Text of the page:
Picture Book Biographies for Kids who Love Modern Art
So you have a budding artist in the house. Or maybe you just want to expose your kiddo to the great modern masters from an early age. Whatever your motive, introducing your children to modern art is a great way to get them expressive.
If nothing else, artists can teach us all a lesson or two in perseverance, overcoming obstacles, and following your passion. Modern art allows kids to be daring – to take risks and push the boundaries of creativity. And reading real life stories of pioneers in art teaches kids that it’s ok to be different.
There are a number of great series out there (and we do encourage you to pick them up as well)...Smart About Art does a nice job. So does the Who Was . . . ? series and Getting to Know the World’s Greatest Artists. And Laurence Anholt’s books are about children making a pivotal impact in various artists’ careers.
But don’t overlook these lovely picture book biographies that are practically a work of art themselves!
by Jan Greenberg and Sandra Jordan
Looking for a glimpse into the real life of an artist? This book focuses on a two-month period in Jackson Pollock’s life that leads up to the creation of his painting, No. 1, 1950 (Lavender Mist). From insight into daily routines, inspirations, and techniques, the lyrical text weaves in Pollock’s own quotes as well as comments from his inner circle – making it almost as energetic as his paintings.
Lively watercolors burst off the page and capture the spirit of the artist. Pollock swoops, curves, and gets extremely physical – splattering paint in his uniquely choreographed style of action painting. Full of energy and grand gestures, this book is truly dazzling.
by Duncan Tonatiuh
Ever wonder what a famous artist would paint if he or she were alive today? This picture book biography takes little ones on Diego Rivera’s artistic journey and beyond. From an early age, Diego was mischievous. He loved trains. And he loved painting.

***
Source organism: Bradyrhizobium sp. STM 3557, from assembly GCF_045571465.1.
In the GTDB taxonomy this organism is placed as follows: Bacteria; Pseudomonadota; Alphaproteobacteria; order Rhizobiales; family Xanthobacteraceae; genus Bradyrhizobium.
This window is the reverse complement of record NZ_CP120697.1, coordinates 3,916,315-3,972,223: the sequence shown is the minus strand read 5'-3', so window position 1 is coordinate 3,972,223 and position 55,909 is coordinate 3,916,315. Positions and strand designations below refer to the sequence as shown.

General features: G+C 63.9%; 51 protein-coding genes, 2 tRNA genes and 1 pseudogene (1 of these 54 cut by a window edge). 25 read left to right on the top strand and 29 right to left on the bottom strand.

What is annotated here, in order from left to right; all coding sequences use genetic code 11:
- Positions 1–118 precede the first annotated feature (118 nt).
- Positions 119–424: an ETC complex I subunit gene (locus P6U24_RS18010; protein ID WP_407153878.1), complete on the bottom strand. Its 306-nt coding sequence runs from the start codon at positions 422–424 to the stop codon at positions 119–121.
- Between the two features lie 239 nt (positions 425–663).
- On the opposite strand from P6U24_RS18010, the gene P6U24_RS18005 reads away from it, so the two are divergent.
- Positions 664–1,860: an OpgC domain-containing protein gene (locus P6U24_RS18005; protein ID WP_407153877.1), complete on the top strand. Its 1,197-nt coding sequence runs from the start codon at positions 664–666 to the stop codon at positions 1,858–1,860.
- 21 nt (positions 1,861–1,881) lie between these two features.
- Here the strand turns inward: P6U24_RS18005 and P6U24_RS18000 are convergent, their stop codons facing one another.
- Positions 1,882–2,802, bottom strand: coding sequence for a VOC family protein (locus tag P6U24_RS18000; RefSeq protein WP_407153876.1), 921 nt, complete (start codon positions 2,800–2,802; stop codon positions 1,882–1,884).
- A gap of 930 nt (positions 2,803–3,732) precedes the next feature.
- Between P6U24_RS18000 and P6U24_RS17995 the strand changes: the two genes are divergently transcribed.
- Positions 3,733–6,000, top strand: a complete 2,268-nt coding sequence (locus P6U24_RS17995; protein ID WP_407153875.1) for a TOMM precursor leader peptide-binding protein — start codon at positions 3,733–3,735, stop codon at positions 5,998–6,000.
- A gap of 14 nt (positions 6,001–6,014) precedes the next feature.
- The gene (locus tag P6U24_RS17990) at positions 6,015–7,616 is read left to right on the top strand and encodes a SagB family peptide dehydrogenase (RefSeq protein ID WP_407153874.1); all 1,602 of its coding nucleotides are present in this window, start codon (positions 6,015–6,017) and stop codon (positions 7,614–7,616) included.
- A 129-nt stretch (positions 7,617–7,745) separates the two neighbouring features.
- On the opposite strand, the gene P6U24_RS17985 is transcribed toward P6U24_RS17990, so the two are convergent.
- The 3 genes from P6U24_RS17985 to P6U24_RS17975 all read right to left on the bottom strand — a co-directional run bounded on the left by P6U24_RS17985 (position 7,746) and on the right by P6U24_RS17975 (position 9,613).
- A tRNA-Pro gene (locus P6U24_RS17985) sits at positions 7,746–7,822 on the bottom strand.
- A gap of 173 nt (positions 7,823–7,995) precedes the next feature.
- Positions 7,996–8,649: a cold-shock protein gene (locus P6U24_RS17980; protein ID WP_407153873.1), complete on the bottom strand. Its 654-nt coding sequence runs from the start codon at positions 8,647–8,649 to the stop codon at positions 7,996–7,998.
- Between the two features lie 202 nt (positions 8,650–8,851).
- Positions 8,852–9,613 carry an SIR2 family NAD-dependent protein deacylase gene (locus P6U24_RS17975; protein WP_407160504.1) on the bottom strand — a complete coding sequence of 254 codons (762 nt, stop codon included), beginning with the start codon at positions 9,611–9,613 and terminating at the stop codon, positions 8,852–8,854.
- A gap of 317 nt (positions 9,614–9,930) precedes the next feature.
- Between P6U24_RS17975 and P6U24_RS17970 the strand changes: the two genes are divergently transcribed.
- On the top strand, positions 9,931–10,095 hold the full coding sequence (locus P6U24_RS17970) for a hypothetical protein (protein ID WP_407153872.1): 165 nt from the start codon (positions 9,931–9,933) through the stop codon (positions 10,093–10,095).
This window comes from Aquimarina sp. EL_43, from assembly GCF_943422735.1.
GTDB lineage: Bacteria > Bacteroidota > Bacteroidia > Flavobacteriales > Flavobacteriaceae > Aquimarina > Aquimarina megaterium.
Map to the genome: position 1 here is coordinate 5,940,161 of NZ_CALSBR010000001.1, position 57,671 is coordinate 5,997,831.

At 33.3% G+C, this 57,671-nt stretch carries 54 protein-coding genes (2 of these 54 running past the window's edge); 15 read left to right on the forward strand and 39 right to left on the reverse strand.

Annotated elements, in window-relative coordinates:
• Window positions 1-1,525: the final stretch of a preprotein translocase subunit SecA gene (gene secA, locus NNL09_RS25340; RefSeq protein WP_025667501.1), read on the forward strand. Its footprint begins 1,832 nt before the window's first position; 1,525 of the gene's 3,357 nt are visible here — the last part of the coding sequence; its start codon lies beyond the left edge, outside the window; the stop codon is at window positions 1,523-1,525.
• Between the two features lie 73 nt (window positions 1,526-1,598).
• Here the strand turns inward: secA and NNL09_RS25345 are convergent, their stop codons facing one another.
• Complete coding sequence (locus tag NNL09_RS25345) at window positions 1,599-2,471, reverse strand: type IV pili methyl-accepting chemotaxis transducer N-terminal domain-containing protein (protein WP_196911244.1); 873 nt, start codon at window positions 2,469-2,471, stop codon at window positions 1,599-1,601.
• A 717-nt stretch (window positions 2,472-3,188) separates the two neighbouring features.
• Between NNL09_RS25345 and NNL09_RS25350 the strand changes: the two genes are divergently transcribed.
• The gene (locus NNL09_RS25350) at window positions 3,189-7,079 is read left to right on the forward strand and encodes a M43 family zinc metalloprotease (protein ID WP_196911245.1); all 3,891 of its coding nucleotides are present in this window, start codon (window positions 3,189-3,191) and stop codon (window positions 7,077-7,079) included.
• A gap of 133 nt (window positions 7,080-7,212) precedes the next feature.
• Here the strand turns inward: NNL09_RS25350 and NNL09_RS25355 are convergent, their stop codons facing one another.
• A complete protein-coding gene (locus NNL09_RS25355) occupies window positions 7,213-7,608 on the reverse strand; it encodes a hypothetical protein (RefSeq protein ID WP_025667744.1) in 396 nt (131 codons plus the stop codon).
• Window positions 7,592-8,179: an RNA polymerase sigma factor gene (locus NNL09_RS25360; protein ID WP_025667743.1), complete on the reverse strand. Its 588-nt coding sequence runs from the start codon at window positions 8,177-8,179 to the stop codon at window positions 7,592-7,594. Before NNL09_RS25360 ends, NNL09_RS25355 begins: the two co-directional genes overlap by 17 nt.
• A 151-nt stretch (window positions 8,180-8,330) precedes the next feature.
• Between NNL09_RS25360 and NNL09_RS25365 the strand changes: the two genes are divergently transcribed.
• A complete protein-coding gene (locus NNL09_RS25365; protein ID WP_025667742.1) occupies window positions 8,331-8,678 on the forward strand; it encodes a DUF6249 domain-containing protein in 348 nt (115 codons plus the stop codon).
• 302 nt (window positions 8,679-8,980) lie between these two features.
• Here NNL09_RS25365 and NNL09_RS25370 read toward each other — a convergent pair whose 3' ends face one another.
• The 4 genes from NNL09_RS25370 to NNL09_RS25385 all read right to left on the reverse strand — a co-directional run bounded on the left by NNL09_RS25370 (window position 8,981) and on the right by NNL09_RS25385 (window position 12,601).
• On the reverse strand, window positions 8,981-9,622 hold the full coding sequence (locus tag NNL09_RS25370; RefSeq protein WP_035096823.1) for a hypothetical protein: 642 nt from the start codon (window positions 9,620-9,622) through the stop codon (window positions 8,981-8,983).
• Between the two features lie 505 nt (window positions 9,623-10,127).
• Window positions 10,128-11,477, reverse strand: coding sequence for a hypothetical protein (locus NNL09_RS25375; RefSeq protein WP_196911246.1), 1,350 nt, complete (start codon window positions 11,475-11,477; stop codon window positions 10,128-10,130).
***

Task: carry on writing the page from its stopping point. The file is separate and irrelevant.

Tonatiuh nicely depicts the artist’s key defining moments while introducing little ones to ancient Mexican civilizations – and giving them a lesson in art history. A tall order indeed. But one that he executes perfectly.
As a bonus, the latter half of the book is dedicated to imaging what Rivera might paint today, if he were alive. Then and now comparisons are fun and thought-provoking . . . a nice format to get those critical thinking skills working.
by Natasha Wing
Colors and shapes aren’t just for preschoolers . . . you can base an entire career on studying them! As a child in Germany, Joseph Albers loved watching his father paint doors as if they were canvases. As a young man in the States, he pursued experiments in art. But when he visited Mexico, he fell in love with...color!
Joseph studied color meticulously like a scientist. He reduced art to a simple form – nothing more than a square. But he played with the shape endlessly, mixing up colors and changing the mood of each piece accordingly.
The book does a great job of showing how Joseph forever changed the way we understand color and the way we look at art. It includes a color wheel and plenty of incredibly vibrant, interactive illustrations to get kids experimenting themselves.
by Maya Angelou, illustrated by Jean-Michel Basquiat